Know this: as you read this post, there is hard work ahead of you. If you have a series of goals you want to accomplish this year, it will not be easy. There will be countless moments when you want to give up, when you want to quit, when it seems highly unlikely that you will ever accomplish what you set out to do. If you don’t understand this going in, and you are blindsided by this doubt, you will fail. Failing to prepare is preparing to fail, and this applies equally when the failure comes from lack of understanding.
The road ahead will contain hurdles, detours, speed bumps, and everything in between. If you know this going in, you will learn to expect them and develop the resiliency and resolve to face them head on. Do your homework, look to the examples of those who have already achieved what you want to achieve. Follow their journeys to prepare yourself for what may arise on yours. If you can understand the enemy that is your doubt, uncertainty, strife, and hardship then your likelihood of success will increase accordingly.
Be Different – Pave the Way
There are countless reasons people fail to achieve their resolutions each and every year. Fortunately, you are now much better equipped to combat these obstacles when they pop up in your own life. Being aware is half the battle. If you understand how difficult it will be, and understand that the mountain is always worth the climb, you will very likely be successful.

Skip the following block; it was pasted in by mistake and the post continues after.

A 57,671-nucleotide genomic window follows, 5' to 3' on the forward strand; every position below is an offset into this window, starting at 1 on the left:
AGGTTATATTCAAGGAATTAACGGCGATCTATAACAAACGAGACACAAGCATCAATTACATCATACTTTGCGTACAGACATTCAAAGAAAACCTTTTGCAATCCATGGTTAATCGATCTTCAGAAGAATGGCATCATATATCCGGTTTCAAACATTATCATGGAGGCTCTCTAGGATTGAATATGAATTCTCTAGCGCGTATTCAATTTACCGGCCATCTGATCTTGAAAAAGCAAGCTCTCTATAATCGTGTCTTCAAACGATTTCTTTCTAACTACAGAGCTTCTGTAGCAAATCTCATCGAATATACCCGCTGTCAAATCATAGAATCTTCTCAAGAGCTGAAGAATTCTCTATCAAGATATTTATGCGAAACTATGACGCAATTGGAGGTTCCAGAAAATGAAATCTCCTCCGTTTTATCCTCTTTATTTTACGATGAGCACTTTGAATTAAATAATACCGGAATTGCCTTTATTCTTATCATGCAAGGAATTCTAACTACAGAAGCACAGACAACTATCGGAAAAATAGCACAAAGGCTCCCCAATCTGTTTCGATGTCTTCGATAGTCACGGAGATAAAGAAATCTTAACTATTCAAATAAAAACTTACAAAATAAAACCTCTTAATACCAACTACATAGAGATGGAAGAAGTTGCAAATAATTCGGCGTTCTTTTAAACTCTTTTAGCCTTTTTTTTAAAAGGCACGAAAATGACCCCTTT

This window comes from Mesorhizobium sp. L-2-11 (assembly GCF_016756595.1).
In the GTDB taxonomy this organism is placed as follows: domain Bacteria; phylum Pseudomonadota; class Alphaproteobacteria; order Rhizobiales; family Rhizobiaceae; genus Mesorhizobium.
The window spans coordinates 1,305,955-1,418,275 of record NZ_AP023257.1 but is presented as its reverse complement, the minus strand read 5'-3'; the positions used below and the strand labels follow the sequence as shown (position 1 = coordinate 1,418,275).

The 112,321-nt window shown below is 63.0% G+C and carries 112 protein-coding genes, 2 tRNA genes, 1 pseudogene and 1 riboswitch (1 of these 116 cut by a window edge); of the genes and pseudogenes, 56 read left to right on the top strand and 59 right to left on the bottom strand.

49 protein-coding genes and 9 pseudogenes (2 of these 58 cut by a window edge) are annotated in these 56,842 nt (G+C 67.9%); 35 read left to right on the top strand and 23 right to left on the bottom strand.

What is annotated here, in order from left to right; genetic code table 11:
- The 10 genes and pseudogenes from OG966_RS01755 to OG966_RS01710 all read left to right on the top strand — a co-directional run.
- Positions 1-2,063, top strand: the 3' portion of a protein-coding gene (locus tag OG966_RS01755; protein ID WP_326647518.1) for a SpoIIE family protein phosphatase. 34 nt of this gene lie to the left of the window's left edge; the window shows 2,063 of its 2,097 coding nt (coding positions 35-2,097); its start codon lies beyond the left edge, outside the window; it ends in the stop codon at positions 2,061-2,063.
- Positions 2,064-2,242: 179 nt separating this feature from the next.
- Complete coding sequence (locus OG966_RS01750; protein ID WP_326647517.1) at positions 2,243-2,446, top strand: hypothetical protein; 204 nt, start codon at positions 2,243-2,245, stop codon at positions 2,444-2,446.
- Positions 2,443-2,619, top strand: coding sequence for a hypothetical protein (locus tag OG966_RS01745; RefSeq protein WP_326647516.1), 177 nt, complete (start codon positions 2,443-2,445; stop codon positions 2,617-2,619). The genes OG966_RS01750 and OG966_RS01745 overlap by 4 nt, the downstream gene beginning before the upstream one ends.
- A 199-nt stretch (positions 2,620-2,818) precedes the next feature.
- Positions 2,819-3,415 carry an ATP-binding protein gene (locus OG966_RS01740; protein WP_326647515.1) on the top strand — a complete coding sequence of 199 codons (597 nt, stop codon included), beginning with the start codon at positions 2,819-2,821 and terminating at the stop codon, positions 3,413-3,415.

Define your goals effectively, write them down, and reference them often. Surround yourself with those who will support you on your journey, call you out when you need it, and bolster your resolve during the challenging times. Hold yourself accountable through repetition, daily practice, and constant forward movement. Through it all, understand that the road is challenging yet rewarding. No one said achieving goals was easy, but everyone who has will say it was worth it.
Need help mapping out your goals? You can start by downloading our FREE Goal Setting Workbook! Please reach out to one of our coaches if you need help from there!
About the Author
Justin Wright is the Head Coach of Invictus Boston in Boston, MA. As an athlete, he competed at the CrossFit Games on Team Back Bay in 2016 and also played two years in the NPGL as a professional GRID athlete. Now, Justin spends his time coaching and teaching mindset and mental resilience strategies. Feel free to contact Justin with interest and questions – he loves to chat about this stuff!